ITV News at Ten presenter Julie Etchingham recently travelled to Lebanon to see CAFOD’s work supporting Syrian refugees. During the trip she kept a diary detailing her experiences
Day One, morning
THE CHILD BREADWINNERS OF BEKAA
In a side road in a small town in the Bekaa Valley, Yazan and Majed are hard at work. They are brothers aged ten and eleven. Their day started in darkness, getting up at 4am. They were a bit scared to be going out before dawn to get to their jobs in a local bakery. The tiny bakery turns out flatbreads for local restaurants. The boys work alongside two grown men. The adults receive $40 (£30) a day. The boys get $3 (£2.30) a day between them. But these meagre earnings are vital for their family’s survival after fleeing the war in Syria. Covered in flour and dust, the brothers clean the industrial mixing bowl, sweep the floors and pile the flatbreads neatly when they come off the hotplate. They do this sometimes until 10pm.
When the school bus goes past, carrying some of the refugees fortunate enough to be able to go to a local school, the boys stare out in sadness. “All we want is to go with them,” one of them tells me. “I want to go to school, so someday I can become a teacher.” His brother wants to be an engineer. When they remember their life in Syria, tears come to their eyes.
I have two sons, one just a little older than Majed, but their lives are a world away. It is heartbreaking to see that this is the reality for the children of the Syrian war. They’ve escaped the immediate danger of conflict, but their childhoods are slipping away in its wake. It’s children like these that CAFOD’s partner, Caritas Lebanon, are desperately trying to support. Having met Yazan and Majed, the charity is now figuring out how they can help the family and get the boys some schooling.
It can be done. Lebanon has opened some of its schools in the afternoon for a ‘second shift’ to accommodate the hundreds of Syrian refugee children in the area. The Lebanese children use the school buildings in the morning. The Syrian refugee children go in the afternoon, often packing out the classrooms to capacity. Caritas Lebanon is helping the refugee children access these places, supporting their families with the costs of clothing and equipment – and transport to get to school. It’s a massive logistical challenge. Many of the refugee families are in makeshift camps, or staying in poor-quality rented accommodation, and they can sometimes be hard to reach. But CAFOD and Caritas Lebanon know that, after the basics of life, the most vital thing the children of Syria need is to get an education. Whenever the terrible war ends, schooling – even at a basic level – will give them options. When the war in Syria began there were dire warnings of a lost generation of children. As the conflict grinds on into its eighth year – and the world is distracted by other disasters – the needs of that generation grow ever more desperate.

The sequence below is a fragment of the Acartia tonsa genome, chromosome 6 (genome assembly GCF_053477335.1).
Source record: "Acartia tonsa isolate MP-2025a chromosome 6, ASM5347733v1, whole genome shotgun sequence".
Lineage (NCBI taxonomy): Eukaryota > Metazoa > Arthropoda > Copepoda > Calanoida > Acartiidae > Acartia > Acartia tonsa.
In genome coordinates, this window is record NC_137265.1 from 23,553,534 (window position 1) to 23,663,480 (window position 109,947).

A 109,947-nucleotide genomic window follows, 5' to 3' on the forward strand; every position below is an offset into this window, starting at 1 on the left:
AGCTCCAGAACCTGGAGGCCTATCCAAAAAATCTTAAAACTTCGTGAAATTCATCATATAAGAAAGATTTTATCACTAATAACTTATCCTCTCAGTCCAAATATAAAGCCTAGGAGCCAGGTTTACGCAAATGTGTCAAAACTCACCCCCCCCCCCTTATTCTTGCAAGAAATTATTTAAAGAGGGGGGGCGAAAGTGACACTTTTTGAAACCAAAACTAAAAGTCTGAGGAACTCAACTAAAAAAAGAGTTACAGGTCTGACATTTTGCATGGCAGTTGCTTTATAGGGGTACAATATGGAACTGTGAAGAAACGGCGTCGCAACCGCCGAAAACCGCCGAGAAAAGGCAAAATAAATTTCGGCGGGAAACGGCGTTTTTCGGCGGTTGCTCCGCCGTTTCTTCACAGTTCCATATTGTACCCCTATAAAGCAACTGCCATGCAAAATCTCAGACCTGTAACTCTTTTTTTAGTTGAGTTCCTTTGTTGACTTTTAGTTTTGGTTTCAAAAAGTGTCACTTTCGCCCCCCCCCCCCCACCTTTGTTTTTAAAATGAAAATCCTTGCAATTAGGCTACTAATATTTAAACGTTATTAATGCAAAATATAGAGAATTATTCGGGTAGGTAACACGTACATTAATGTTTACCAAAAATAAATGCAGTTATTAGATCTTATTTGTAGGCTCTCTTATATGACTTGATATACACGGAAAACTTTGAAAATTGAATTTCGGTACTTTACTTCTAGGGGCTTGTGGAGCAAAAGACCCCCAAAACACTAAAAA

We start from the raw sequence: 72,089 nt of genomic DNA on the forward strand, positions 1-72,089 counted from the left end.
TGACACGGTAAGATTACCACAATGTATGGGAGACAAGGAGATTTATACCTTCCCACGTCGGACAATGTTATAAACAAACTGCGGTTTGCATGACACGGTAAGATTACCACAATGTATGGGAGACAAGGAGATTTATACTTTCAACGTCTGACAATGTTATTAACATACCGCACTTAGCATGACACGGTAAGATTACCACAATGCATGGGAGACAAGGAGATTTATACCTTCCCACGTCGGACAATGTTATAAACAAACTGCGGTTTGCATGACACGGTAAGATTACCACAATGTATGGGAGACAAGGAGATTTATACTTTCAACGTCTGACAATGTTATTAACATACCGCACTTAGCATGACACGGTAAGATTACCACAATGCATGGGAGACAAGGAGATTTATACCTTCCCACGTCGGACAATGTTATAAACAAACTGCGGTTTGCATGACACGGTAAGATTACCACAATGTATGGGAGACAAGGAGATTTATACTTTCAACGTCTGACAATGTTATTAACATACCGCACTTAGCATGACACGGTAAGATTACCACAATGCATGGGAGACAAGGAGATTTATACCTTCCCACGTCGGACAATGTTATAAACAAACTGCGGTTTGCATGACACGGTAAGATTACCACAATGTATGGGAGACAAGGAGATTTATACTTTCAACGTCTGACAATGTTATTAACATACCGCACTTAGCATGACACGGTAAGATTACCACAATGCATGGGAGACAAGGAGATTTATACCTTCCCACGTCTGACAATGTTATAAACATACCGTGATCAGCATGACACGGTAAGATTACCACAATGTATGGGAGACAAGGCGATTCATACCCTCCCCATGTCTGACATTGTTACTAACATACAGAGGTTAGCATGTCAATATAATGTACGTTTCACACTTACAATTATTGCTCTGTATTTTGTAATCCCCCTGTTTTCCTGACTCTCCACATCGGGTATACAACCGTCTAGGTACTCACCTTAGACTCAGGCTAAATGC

Day One, afternoon
“FUTURE? WHAT DO YOU MEAN BY FUTURE?”
It is Wednesday afternoon and we’re sitting on the floor of a shack covered in tarpaulin with eight-year-old Karim (pictured, above). This is where he’s been living with his family since fleeing Syria. He was up at 6am this morning picking potatoes in the neighbouring field to bring in a few dollars a week for his family. He tells me of the horrors they fled from just across the border. You can see the mountains they trekked across from the door of their hut. “A fighter jet came overhead and it hit our area. We had to flee at night and we never turned back. We had to rush quickly. Some people were killed and some managed to escape. We had to sleep in the open air – it was cold because we didn’t have enough clothes.”
Karim is just one of 150 children in the makeshift camp – one of many like it in the Bekaa Valley. Because there are no official settlements for refugees in Lebanon, this one is a jumble of breeze blocks and tarpaulins, muddy tracks and old farm machinery. It’s a desperate place to try to raise a family, and winter is coming. The hardship in the coming months will be unimaginable. CAFOD and Caritas Lebanon’s immediate work here is to make sure the families have enough warm clothes and blankets.
The saddest part of our chat with Karim was when we talked about school. He is totally resigned to not going – as if even the thought of it now is baffling. “Every child should get a chance to go to school – but here there’s no opportunity. I work to help my family and that’s it.” I ask him what he dreams of in the future. He almost laughs. “Future? What do you mean by future? It’s difficult to answer. Life is difficult. I don’t have a dream.”
Day Two, morning
“I WANT TO BE AN ENGINEER SO THAT I CAN REBUILD SYRIA”
Thursday morning and we’re up before dawn to take the winding road to Qartaba, nestling in Mount Lebanon. It’s a beautiful clear day as the sun comes up and we arrive at the home of a family of six refugees from Syria. They’re living in a couple of rooms in a house that is still being built – but there’s a stove burning and the four children are happily pouring tea and having breakfast. And, even better, Hussein, 11, Mostafa, 10, and Amar, 6, are just about to put on their school uniforms.
This is the bit of the day my kids sometimes moan about as they jam on their shoes and shrug on their blazers. But these three children can’t get their new school shirts and smock on quickly enough. Just a few weeks ago the boys would have been heading out at 6am to go to work: Hussein on a building site, shifting wood and helping with cement, and Mostafa in a local shop, cleaning the floors and helping the customers. But Caritas Lebanon has helped them get a place at a school nearby that is stretching itself to its limits to help Syrian children. It means that for the first time they’ll start to learn to read and write. Caritas Lebanon pays for the transport to get them there, the clothes they need and the pens and pencils to do their work.